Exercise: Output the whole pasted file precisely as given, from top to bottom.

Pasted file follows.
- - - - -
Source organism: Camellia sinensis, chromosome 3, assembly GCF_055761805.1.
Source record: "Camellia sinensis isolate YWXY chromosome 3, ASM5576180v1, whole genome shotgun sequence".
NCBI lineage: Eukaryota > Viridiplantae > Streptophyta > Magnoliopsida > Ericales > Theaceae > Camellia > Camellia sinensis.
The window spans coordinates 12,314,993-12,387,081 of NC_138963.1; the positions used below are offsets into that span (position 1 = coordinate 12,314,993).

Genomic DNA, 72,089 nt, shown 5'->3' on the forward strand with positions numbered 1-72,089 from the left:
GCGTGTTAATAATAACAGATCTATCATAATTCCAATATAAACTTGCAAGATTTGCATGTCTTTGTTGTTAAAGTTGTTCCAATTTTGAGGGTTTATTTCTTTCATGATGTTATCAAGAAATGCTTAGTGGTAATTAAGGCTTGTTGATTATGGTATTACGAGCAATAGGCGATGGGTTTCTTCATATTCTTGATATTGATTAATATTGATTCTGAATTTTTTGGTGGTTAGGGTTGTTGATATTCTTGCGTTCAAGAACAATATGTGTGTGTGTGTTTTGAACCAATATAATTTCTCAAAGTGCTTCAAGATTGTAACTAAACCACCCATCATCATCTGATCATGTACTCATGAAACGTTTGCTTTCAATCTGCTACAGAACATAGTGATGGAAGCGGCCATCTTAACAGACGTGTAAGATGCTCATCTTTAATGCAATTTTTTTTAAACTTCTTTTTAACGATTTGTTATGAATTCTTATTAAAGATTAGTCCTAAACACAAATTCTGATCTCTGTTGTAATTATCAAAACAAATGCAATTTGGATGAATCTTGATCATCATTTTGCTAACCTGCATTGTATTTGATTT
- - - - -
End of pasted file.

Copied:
Source organism: Camellia sinensis, chromosome 3, assembly GCF_055761805.1.
Source record: "Camellia sinensis isolate YWXY chromosome 3, ASM5576180v1, whole genome shotgun sequence".
NCBI lineage: Eukaryota > Viridiplantae > Streptophyta > Magnoliopsida > Ericales > Theaceae > Camellia > Camellia sinensis.
The window spans coordinates 12,314,993-12,387,081 of NC_138963.1; the positions used below are offsets into that span (position 1 = coordinate 12,314,993).

Genomic DNA, 72,089 nt, shown 5'->3' on the forward strand with positions numbered 1-72,089 from the left:
GCGTGTTAATAATAACAGATCTATCATAATTCCAATATAAACTTGCAAGATTTGCATGTCTTTGTTGTTAAAGTTGTTCCAATTTTGAGGGTTTATTTCTTTCATGATGTTATCAAGAAATGCTTAGTGGTAATTAAGGCTTGTTGATTATGGTATTACGAGCAATAGGCGATGGGTTTCTTCATATTCTTGATATTGATTAATATTGATTCTGAATTTTTTGGTGGTTAGGGTTGTTGATATTCTTGCGTTCAAGAACAATATGTGTGTGTGTGTTTTGAACCAATATAATTTCTCAAAGTGCTTCAAGATTGTAACTAAACCACCCATCATCATCTGATCATGTACTCATGAAACGTTTGCTTTCAATCTGCTACAGAACATAGTGATGGAAGCGGCCATCTTAACAGACGTGTAAGATGCTCATCTTTAATGCAATTTTTTTTAAACTTCTTTTTAACGATTTGTTATGAATTCTTATTAAAGATTAGTCCTAAACACAAATTCTGATCTCTGTTGTAATTATCAAAACAAATGCAATTTGGATGAATCTTGATCATCATTTTGCTAACCTGCATTGTATTTGATTT